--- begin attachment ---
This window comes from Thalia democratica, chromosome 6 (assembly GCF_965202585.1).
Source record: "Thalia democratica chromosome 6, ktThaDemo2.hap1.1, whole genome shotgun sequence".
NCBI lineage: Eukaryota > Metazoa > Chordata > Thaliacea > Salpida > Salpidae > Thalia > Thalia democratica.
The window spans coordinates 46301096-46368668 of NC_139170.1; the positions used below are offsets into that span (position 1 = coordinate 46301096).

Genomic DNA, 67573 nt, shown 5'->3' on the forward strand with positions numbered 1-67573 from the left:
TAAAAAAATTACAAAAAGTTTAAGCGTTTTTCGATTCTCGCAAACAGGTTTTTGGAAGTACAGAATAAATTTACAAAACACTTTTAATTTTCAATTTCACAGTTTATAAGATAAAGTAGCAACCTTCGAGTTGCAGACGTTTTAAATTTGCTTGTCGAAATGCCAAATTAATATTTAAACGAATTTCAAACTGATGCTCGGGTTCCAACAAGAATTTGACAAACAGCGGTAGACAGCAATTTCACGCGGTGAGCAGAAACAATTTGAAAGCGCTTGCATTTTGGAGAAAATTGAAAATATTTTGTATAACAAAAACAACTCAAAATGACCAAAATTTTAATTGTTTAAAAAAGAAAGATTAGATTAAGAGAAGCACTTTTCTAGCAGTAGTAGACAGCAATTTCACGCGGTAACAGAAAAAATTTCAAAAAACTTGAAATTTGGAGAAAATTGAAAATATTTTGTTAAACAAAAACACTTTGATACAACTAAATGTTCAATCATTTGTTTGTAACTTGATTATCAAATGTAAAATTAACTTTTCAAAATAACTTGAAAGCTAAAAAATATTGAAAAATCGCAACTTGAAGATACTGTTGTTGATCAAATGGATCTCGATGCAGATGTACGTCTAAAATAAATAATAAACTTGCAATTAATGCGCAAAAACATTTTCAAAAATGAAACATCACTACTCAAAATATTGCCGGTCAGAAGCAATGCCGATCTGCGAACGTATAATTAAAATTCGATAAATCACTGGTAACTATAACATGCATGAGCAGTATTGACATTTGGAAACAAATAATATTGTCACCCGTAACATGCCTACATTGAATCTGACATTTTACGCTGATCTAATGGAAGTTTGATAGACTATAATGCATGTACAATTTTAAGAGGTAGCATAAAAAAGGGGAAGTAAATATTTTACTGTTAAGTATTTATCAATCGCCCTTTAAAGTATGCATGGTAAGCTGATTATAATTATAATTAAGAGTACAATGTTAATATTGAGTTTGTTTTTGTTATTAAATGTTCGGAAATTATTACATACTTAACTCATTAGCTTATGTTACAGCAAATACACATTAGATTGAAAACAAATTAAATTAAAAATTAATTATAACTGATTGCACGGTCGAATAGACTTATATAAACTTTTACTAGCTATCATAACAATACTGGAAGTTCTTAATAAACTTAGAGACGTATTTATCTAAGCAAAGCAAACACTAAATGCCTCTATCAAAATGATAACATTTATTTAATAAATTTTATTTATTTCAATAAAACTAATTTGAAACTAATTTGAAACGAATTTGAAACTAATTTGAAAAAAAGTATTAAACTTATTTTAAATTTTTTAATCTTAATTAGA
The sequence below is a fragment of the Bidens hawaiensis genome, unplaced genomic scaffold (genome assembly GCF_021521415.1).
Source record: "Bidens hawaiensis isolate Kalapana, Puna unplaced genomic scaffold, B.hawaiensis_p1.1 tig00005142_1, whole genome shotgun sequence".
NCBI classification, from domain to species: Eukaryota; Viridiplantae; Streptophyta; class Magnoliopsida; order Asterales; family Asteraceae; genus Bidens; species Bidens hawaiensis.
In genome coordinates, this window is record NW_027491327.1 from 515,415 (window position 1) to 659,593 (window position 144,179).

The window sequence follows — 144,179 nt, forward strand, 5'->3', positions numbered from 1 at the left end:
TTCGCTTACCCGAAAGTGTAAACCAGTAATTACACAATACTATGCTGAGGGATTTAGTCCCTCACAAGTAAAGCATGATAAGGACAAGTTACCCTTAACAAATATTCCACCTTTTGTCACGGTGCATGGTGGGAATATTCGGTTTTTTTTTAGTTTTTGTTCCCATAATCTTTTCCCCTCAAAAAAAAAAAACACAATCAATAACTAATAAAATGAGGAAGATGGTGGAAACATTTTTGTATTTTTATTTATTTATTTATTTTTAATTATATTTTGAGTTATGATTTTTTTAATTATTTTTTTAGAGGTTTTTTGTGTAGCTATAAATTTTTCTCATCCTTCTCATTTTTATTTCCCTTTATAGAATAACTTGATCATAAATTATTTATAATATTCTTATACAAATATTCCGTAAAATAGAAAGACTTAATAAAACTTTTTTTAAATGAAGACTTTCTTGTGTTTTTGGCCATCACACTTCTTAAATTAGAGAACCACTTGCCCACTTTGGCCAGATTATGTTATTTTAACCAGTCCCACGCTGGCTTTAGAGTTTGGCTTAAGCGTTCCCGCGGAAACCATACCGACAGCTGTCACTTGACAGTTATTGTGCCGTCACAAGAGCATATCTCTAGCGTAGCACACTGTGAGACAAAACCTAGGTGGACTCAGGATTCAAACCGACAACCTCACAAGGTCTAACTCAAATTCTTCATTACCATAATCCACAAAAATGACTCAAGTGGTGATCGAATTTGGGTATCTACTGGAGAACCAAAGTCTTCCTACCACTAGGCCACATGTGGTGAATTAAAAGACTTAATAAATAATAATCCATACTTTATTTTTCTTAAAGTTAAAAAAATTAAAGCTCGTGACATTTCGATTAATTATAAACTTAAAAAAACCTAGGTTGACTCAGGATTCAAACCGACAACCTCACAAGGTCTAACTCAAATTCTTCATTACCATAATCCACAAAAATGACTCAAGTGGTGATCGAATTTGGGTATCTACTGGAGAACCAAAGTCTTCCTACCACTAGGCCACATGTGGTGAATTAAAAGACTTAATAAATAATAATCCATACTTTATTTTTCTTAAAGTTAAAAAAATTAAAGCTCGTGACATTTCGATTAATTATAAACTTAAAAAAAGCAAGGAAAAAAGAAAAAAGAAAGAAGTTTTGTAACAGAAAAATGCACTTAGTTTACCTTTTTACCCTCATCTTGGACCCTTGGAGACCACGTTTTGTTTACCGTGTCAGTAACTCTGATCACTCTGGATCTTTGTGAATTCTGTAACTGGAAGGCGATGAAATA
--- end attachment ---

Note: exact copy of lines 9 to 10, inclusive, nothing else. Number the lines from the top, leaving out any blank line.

NCBI classification, from domain to species: Eukaryota; Viridiplantae; Streptophyta; class Magnoliopsida; order Asterales; family Asteraceae; genus Bidens; species Bidens hawaiensis.
In genome coordinates, this window is record NW_027491327.1 from 515,415 (window position 1) to 659,593 (window position 144,179).